Elihu and the interpretation of the book of Job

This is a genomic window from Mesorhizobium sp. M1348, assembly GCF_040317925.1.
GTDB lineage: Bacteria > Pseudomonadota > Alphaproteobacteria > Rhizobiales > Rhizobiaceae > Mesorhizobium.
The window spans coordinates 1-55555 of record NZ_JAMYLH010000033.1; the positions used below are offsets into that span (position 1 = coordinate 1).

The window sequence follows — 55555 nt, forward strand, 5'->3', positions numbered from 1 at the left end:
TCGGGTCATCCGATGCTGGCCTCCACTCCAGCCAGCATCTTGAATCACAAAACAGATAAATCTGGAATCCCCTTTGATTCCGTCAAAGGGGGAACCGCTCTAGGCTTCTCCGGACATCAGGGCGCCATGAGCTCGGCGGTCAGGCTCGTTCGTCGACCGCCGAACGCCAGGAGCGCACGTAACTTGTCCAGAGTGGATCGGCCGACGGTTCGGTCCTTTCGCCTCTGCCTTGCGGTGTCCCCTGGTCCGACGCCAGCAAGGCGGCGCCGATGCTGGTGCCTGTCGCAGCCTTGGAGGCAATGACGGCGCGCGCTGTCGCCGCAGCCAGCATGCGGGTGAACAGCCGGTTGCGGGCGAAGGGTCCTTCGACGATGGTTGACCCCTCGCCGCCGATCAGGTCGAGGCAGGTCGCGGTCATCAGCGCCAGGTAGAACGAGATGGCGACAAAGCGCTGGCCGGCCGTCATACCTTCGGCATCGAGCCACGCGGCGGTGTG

Detailed analysis of a number of passages in 32-37 establishes: (1) that Elihu does not present a solution to the problem of the suffering of the innocent: his view of suffering as punishment for actual sin and intended to communicate to man the necessity of repentance, is not an enunciation of a distinctive conception of divine pedagogy or discipline, but represents essentially the same position as that of the three friends; (2) that neither his name nor his more extensive genealogy is significative of a spectral mediatorial role; it is probable that they merely fulfil the interpolator's purpose in symbolising the exalted spiritual status of Elihu and thereby legitimising the belated appearance of a hitherto unacknowledged participant in the debate; (3) that there is no basis for the conception of Elihu as a mediator between God and man; on the contrary, it is evident that he intervenes on behalf of God and against Job; his speeches are principally a polemic against the Divine speeches, to be understood, not as providing a transition to the theophany, but as rendering the appearance of God altogether unnecessary. In conclusion, it is suggested that a diachronic approach has continuing value in application not only to the book of Job, but to the Old Testament as a whole. A synchronic approach is in danger of assuming an intrinsic unity which in actuality does not exist. In its final form, Job is an amalgam that, far from possessing a theological or a literary, even a dramatic, unity, contains a multiplicity of voices and traditions, of which Elihu is one. To see the book otherwise is to neutralise the dynamic quality or message which has made it so enduring.